In accordance with the present invention, the terrain biased dynamic multiple threshold synchronization method yields an accurate, reliable alignment time for each electrocardiographic cycle 12, 13, 14 and 15 shown in FIG. 1, from which to align it with other cycles. The first step in the process involves delineating a plurality of threshold voltages or points which are discrete, instantaneous voltage levels. A predetermined number of threshold points are set. The multiple threshold points are set so that they correspond to a high amplitude edge on the positive or the negative slope of the R-waves or both simultaneously. Although it contains additive signal noise, this portion is relatively invariant and predictable in comparison with lower amplitude areas which are subject to high levels of additive floor noise, and, therefore, provides a relatively reliable position from which to establish a reference point. Such a position also coincides with a major underlying periodic physical phenomenon, the contraction of the heart. The near-peak portion of the R-wave selected must be below the peak amplitude so as to minimize the elimination of a cycle. For non-ECG signals, the exact positioning of the threshold points is a function of the particular channel response and pulse characteristics of the system.

Multiplicative noise causes anomolous or low amplitude ECG cycles 13, as shown in FIG. 1. Such cycles may fall below threshold voltages which are set in a fixed position. Therefore, the thresholds are preferably set in relative positions based on the peak voltage of each cycle 12, 13, 14 and 15 for which an alignment time is being established. This positioning technique is dynamic in that a new, local set of threshold points is established for each cycle. In this manner, it is assured that alignment references are established for all cycles, including the low amplitude cycle 13 which results from multiplicative noise and which would otherwise remain unsynchronized.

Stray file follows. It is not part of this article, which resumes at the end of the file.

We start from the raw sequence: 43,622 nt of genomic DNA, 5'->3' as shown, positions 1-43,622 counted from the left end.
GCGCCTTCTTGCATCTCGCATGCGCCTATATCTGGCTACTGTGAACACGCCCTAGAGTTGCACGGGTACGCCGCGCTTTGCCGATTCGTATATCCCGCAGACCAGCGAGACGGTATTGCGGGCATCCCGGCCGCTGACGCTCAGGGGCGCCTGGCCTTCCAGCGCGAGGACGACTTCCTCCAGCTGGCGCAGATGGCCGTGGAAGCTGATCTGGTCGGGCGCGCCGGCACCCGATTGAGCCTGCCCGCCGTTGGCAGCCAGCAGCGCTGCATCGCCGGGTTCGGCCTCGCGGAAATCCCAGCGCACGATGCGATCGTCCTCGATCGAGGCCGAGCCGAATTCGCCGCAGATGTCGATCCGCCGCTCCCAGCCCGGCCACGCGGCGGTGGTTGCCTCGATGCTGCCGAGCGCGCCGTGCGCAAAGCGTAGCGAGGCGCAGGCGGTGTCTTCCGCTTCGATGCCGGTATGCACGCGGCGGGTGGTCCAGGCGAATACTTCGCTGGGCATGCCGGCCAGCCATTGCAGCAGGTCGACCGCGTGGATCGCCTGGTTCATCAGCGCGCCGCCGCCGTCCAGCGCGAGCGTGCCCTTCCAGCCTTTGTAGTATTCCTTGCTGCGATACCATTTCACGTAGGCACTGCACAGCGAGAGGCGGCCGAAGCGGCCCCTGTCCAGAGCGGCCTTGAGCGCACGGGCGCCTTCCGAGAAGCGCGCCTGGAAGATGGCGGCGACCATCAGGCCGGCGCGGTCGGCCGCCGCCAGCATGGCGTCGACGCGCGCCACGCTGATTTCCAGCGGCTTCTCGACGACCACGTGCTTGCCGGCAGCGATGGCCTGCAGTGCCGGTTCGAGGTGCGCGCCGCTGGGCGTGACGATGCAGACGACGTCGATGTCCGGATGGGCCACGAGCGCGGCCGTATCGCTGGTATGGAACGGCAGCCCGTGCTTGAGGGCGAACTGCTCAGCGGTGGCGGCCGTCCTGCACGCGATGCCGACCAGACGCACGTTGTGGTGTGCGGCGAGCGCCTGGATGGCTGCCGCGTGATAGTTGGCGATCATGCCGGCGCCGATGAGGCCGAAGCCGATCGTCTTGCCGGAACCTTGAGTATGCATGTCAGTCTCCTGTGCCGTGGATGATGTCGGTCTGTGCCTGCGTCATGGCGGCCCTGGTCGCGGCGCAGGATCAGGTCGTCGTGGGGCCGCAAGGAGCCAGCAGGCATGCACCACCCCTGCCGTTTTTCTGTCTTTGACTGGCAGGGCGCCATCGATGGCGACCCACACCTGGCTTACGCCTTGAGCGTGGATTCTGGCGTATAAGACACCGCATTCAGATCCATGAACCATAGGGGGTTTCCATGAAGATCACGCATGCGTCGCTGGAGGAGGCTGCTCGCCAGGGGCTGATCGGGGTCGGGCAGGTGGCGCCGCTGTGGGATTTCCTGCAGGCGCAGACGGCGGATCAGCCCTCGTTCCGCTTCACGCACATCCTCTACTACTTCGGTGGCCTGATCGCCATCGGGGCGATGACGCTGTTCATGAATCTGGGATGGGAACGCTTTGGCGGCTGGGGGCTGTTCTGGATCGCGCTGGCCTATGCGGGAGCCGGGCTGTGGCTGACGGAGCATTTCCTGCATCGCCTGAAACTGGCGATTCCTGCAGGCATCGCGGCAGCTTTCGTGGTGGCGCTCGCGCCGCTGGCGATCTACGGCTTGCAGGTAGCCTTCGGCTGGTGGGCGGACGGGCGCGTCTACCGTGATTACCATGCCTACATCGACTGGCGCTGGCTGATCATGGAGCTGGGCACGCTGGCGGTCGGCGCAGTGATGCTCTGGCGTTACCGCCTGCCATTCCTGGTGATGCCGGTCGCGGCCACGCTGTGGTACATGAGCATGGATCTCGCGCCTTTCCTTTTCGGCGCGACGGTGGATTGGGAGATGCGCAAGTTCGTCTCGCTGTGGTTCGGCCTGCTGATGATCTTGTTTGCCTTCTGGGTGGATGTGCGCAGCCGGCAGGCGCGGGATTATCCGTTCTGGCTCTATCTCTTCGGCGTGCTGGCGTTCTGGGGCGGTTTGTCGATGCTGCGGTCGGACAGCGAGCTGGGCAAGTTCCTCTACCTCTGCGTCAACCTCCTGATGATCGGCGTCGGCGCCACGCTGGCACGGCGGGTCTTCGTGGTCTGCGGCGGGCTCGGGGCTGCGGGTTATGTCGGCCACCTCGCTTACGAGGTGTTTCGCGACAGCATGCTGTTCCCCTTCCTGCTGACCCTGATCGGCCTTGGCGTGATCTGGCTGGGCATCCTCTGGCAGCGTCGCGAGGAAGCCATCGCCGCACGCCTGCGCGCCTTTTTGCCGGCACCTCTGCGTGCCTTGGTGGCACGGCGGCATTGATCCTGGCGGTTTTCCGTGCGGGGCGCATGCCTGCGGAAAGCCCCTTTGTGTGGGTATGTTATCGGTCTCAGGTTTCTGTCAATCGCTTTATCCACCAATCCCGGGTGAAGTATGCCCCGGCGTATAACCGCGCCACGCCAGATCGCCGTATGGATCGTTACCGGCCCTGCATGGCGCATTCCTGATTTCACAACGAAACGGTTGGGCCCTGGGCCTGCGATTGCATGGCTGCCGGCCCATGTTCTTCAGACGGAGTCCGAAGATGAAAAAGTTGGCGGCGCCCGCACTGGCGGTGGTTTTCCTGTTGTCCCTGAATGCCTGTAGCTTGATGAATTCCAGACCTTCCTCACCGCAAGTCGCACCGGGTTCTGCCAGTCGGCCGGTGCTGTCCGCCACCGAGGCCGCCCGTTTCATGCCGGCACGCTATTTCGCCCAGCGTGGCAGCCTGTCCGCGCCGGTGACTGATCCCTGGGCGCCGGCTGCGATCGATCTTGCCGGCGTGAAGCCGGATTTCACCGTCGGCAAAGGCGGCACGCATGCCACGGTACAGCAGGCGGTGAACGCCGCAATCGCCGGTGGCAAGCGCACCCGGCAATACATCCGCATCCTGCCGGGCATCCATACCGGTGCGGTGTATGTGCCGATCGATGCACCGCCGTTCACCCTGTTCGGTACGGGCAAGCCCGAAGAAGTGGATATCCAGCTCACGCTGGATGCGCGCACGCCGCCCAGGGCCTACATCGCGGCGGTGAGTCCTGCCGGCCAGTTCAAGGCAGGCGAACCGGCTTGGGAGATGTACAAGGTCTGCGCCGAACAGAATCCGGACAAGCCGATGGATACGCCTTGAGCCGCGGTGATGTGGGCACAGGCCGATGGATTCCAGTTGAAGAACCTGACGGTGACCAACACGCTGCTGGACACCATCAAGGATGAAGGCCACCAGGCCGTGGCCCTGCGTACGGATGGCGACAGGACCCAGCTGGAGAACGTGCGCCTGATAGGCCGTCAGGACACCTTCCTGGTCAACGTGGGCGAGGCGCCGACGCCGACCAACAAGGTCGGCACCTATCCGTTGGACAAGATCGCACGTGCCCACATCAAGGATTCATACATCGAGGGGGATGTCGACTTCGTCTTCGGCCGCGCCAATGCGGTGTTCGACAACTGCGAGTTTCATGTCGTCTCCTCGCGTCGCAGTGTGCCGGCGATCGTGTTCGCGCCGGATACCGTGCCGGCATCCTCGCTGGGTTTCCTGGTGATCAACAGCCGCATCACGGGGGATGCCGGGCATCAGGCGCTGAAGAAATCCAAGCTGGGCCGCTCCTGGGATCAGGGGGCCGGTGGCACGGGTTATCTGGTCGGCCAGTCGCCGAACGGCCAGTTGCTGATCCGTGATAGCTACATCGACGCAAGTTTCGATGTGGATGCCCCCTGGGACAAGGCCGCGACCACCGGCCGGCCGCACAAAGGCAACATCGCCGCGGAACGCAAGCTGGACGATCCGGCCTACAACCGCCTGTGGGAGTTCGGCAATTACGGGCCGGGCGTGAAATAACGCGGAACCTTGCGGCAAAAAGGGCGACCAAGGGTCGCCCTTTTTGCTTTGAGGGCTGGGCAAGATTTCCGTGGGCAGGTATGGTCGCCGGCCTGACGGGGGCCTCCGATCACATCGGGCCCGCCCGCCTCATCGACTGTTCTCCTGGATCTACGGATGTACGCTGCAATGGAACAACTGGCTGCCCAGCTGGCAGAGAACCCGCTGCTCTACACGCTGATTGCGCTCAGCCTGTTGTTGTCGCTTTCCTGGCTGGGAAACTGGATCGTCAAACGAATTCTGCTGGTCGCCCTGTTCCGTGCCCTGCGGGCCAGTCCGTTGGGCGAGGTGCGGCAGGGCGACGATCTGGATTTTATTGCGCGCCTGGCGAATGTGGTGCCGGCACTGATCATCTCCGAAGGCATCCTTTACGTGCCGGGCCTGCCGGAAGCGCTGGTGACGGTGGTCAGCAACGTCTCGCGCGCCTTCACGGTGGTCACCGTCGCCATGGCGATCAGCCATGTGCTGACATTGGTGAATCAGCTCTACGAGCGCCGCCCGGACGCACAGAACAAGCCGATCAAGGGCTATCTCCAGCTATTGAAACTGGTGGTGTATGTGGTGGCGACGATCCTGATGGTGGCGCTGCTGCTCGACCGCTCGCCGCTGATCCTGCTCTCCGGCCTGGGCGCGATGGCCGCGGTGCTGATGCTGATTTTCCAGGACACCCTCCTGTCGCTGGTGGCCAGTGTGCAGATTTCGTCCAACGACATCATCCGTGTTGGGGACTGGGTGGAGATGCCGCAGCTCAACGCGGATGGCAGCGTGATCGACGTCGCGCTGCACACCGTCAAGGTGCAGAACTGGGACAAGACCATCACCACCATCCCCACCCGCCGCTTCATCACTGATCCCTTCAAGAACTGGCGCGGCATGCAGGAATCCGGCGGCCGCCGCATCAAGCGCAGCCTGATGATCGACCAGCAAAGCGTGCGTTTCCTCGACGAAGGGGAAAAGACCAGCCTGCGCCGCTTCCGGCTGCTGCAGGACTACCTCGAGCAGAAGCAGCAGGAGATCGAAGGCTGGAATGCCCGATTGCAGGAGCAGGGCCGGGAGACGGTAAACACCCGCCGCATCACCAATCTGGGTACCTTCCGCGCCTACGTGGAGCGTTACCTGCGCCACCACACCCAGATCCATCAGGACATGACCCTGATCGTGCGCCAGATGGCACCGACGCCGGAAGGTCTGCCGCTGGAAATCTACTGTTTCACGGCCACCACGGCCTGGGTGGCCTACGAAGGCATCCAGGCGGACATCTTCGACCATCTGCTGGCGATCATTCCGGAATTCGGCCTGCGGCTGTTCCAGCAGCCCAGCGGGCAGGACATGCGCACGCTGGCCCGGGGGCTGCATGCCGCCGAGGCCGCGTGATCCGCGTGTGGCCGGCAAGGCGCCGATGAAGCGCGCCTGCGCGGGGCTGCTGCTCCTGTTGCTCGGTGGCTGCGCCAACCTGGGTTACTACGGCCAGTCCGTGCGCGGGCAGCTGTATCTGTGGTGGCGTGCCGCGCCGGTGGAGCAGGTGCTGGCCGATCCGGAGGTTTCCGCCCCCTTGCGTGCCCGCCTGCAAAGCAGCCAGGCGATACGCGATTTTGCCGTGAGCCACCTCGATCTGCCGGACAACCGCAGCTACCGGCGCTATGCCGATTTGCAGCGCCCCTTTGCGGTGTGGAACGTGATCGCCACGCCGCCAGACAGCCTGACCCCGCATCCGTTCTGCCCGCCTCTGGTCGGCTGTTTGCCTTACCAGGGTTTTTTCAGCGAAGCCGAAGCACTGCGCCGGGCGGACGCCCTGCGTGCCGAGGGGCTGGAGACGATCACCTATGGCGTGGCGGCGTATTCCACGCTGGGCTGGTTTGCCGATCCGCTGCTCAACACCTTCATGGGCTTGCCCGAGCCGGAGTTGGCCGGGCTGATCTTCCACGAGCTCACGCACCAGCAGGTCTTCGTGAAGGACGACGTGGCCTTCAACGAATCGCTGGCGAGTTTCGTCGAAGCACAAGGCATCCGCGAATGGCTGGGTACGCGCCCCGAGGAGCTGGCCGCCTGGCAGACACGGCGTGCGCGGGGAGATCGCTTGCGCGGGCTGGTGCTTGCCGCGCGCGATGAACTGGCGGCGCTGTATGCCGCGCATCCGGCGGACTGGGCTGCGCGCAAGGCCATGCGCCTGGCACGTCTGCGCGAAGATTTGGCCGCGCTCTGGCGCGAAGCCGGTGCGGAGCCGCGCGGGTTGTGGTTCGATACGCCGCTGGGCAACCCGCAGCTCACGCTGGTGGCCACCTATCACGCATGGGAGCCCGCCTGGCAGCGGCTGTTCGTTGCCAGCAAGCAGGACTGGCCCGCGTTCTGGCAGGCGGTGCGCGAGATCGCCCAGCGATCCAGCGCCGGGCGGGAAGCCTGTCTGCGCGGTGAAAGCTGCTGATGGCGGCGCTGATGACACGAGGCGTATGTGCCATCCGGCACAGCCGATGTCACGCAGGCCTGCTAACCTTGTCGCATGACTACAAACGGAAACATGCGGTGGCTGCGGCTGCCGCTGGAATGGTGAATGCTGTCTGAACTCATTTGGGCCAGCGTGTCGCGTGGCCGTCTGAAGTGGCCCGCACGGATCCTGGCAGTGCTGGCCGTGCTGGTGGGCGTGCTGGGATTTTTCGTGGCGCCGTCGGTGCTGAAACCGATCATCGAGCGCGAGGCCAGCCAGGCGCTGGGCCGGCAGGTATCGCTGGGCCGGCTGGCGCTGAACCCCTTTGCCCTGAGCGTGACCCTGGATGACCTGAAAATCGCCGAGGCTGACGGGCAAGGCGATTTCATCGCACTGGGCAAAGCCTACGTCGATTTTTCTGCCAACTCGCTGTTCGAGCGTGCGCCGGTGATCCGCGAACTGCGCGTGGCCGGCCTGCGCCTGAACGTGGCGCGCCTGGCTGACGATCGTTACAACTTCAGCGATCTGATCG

The first step in relative or dynamic threshold positioning consists of determining the peak voltage of each cycle. The threshold points derived in the multiple thresholding technique are then set as predetermined percentages of each calculated peak voltage to yield a set of local thresholds for each cycle. For electrocardiographic signals, thresholds in the region of from 60-80% of the peak voltage have been found to be desirable for this purpose. The dynamic positioning technique is usable with the prior art single threshold technique, as well as with the multiple thresholding method of this invention.